Instead, the SEC should shut down and attack the cause of the irrational movements. If these were system generated, it should then plug the programming error that allowed it – a simple fix such as halting trading if stocks move irrationally too quickly – but then they need to find the people who did the programming and discover their intentions. If the intention of the traders who created it was for market abuse, then that’s where the issues really lie and that’s what the SEC is trying to disover.
Meanwhile, if it’s not flash orders or HFT that caused the crash, then what is the real cause?
My American friends tell me it’s LRP, the Liquidity Replenishment Point.
The New York Stock Exchange (NYSE) has various LRP points to ensure that algorithms cannot go nuts and send markets into freefall, and yet this is what happened on May 6th.
So how could it happen?
Well, LRPs only work on NYSE and NASDAQ, but now there are BATS and Direct Edge. This is therefore how the issue could arise and was discussed in depth by Bloomberg the day after the crash:
“More than 29.4 billion shares changed hands in U.S. markets yesterday, the most since October 2008. In addition to traditional exchanges such as the NYSE, rivals Bats in Kansas City and Jersey City, New Jersey-based Direct Edge Holdings LLC handled millions of trades. About 2.6 billion shares traded on the NYSE, the lowest level relative to overall volume in three years, data compiled by Bloomberg show.
“Rapid-fire orders trigger what the NYSE calls liquidity replenishment points, or LRPs, shifting trading into auctions overseen by market makers. While the system is designed to restore efficient trading on the Big Board, selling is so fast during times of panic that orders routed past the exchange may swamp other venues and exhaust buyers, said James Angel, a finance professor at Georgetown University in Washington.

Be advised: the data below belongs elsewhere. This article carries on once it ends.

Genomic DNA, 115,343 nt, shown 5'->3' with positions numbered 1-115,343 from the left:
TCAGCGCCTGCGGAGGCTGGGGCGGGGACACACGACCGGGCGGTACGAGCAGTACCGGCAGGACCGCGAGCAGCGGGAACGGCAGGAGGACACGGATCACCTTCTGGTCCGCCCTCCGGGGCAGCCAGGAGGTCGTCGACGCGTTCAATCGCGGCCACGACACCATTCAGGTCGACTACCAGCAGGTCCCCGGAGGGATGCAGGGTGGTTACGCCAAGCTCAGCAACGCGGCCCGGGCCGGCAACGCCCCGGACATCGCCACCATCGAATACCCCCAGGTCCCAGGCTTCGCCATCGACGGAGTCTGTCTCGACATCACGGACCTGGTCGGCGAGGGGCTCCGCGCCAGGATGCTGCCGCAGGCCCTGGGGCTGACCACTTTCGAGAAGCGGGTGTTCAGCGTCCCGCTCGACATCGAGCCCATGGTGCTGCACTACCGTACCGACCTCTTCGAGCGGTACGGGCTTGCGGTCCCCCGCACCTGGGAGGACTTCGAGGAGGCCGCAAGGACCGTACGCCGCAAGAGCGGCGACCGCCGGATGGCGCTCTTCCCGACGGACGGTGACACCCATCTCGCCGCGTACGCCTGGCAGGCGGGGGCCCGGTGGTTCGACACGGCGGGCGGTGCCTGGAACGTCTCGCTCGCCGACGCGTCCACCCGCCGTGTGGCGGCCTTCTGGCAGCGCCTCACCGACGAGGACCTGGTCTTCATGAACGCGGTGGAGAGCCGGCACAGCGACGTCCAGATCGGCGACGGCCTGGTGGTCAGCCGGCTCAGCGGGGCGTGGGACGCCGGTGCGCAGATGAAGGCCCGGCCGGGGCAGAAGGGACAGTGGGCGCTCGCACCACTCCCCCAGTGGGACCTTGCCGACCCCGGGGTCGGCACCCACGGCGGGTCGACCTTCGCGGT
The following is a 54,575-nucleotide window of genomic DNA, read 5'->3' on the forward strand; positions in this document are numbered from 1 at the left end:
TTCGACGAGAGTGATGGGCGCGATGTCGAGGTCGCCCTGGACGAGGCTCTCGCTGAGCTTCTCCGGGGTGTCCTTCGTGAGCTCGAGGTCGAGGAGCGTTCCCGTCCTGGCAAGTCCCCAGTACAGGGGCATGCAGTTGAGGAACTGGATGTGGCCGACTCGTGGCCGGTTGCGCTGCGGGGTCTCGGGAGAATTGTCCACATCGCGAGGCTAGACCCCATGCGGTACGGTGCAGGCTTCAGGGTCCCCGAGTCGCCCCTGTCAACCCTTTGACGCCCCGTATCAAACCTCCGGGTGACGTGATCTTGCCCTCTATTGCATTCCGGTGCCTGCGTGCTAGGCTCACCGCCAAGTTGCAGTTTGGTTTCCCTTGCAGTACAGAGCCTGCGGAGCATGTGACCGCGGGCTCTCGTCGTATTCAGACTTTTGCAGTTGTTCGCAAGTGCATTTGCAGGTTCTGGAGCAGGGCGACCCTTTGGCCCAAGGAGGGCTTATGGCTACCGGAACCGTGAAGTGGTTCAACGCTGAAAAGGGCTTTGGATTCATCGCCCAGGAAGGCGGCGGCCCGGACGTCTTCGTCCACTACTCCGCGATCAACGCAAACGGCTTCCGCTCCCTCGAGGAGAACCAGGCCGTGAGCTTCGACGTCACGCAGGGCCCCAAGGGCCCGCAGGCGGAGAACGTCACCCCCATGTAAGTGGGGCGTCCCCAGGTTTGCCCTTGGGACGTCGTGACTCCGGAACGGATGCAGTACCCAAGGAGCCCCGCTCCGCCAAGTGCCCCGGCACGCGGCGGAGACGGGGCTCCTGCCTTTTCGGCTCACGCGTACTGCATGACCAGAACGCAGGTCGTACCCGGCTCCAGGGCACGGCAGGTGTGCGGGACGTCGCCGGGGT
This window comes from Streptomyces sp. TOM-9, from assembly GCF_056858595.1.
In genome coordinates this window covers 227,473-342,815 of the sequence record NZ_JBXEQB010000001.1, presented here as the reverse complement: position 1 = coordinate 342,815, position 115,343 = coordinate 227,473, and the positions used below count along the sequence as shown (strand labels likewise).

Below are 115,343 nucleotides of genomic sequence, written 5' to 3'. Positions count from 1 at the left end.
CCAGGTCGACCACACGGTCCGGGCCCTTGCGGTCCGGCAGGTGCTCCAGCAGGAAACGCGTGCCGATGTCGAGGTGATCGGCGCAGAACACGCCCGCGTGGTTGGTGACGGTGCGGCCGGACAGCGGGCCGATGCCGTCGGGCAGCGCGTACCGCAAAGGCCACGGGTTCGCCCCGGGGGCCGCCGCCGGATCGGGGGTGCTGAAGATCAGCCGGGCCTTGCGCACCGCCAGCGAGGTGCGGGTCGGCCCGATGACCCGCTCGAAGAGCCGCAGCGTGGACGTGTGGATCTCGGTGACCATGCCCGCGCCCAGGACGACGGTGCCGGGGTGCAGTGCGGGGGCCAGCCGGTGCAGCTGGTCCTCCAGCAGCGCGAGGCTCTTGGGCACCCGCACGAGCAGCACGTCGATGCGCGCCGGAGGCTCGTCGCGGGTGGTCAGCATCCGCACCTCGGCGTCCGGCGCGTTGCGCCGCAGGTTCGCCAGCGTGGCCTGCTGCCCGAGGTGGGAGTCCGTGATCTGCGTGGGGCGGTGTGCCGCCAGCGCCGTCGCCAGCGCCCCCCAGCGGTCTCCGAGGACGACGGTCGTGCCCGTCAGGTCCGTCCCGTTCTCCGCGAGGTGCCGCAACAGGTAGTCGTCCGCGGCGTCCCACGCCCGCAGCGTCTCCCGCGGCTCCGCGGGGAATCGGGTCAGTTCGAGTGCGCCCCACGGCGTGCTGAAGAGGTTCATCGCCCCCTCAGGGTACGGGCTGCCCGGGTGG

“That’s when prices may plummet as orders execute against so-called stub quotes. Brokers can set those as low as a penny a share because they’re never expected to be used. ‘In a situation where only one market stops trading, not only does it not help, it likely exacerbates the situation,’ said William O’Brien, CEO of Direct Edge, which was founded in 2005. ‘Yesterday is a day that no exchange should be proud of.’
“Increasing automation and competition have reduced the NYSE and NASDAQ’s volume in securities they list from as much as 80 percent in the last decade. Now, less than 30 percent of trading in their companies takes place on their networks as orders
are dispersed to as many as 50 competing venues, almost all of them fully electronic. Twenty years ago, fewer than 10 exchanges competed for all U.S. equity trades.
“The replenishment points are triggered regularly on the NYSE and promote efficient trading, according to Ray Pellecchia, a New York-based spokesman.‘Today you’re hearing about it because of the magnitude of the fall,’ Pellecchia said. ‘Usually it’s not a market-wide move, it’s just a small group of stocks.’”
All well and good.
So here’s my challenge: if Bloomberg could give such a good account of the flash crash the day after it happened and attributed it to LRPs, then why is the SEC looking into spoofing and layering four months after the event?
Equally, you cannot say Direct Edge and their flash orders have no impact on markets other than their own, as the above shows the interlinkage between BATS and Direct Edge with NYSE and NASDAQ. As liquidity platforms they affect price movements and executions with the other Exchanges such that, if the order isn’t filled on NYSE due to Direct Edge having a better price, then the order is filled on Direct Edge through smart order routers. This affects NYSE’s liquidity and brings in the issues of LRP. So that does imply that Direct Edge allowing flash orders could impact LRP through their order flows on algorithmic smart order routers between NYSE, NASDAQ and BATS, and hence possibly cause a flash crash moment.
Now I know this is complex – it’s doing my head in – so gawd knows what it’s doing to the SEC, but it is clear that there is nothing simple about the causes of the flash crash and, until discovered, I would be very wary of making it a simple blame attribution to one cause – HFT – or another – LRP.
This is Part Two in a Series of Posts on the Regulatory Agenda for Capital Markets:
- Part One: SEC to crackdown on HFT?
- Part Two: What was the cause of the 'flash crash'
- Part Three: Exactly what is and how big are 'dark pools'?
- Part Four: MiFID II – the post-trade agenda
- Part Five: Best Execution and Global Trading
These items also build upon a series of posts about the Deutsche Börse: